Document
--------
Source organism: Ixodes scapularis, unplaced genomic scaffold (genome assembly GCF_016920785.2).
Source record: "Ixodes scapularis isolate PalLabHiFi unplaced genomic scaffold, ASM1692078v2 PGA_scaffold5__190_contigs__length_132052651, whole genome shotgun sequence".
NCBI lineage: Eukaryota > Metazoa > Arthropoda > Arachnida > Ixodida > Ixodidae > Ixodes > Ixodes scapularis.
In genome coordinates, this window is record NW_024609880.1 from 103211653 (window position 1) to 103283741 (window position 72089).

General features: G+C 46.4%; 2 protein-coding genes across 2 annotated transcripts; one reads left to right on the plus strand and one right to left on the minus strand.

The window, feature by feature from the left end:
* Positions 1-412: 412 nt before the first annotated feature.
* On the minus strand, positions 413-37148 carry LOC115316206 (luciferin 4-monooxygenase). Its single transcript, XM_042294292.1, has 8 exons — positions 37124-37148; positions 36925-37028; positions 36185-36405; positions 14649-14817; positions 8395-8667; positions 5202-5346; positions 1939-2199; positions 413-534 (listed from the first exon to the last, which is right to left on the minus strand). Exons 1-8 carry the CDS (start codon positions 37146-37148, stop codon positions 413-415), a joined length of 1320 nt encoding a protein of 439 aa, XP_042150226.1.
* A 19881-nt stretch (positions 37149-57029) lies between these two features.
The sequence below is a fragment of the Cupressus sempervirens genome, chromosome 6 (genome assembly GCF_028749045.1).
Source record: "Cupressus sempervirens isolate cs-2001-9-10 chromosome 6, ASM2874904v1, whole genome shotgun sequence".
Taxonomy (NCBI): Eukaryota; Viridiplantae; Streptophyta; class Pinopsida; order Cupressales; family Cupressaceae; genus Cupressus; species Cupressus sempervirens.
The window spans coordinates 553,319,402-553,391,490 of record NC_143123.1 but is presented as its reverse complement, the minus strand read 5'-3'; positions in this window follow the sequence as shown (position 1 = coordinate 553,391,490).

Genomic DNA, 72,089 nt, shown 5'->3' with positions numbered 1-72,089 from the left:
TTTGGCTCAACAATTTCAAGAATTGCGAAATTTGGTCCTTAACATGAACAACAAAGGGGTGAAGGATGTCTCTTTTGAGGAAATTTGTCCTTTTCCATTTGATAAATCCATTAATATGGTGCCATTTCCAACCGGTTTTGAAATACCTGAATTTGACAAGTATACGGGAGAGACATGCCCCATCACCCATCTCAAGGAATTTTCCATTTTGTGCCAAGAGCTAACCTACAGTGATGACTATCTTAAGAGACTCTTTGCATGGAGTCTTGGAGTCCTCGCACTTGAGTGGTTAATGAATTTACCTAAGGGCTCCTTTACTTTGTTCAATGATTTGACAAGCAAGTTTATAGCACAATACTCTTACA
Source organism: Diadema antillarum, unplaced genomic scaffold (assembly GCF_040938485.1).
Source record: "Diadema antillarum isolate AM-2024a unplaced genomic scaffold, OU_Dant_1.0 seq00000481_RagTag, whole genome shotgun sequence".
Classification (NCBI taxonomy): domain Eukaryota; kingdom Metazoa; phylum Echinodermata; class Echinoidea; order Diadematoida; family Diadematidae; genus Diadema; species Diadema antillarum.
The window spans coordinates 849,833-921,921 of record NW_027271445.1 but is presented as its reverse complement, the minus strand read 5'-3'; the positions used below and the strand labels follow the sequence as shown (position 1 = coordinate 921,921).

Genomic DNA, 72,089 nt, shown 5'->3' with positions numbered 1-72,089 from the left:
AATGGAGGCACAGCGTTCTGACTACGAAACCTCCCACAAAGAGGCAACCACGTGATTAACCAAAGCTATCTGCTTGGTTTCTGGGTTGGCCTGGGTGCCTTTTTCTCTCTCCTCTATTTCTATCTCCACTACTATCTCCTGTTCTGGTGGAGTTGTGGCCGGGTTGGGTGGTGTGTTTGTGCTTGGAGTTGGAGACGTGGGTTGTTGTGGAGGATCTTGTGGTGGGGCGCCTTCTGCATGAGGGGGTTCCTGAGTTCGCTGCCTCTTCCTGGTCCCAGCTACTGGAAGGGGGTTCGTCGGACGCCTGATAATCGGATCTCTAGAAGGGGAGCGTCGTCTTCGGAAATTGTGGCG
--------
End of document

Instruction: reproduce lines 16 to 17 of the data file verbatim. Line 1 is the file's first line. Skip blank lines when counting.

Source organism: Diadema antillarum, unplaced genomic scaffold (assembly GCF_040938485.1).
Source record: "Diadema antillarum isolate AM-2024a unplaced genomic scaffold, OU_Dant_1.0 seq00000481_RagTag, whole genome shotgun sequence".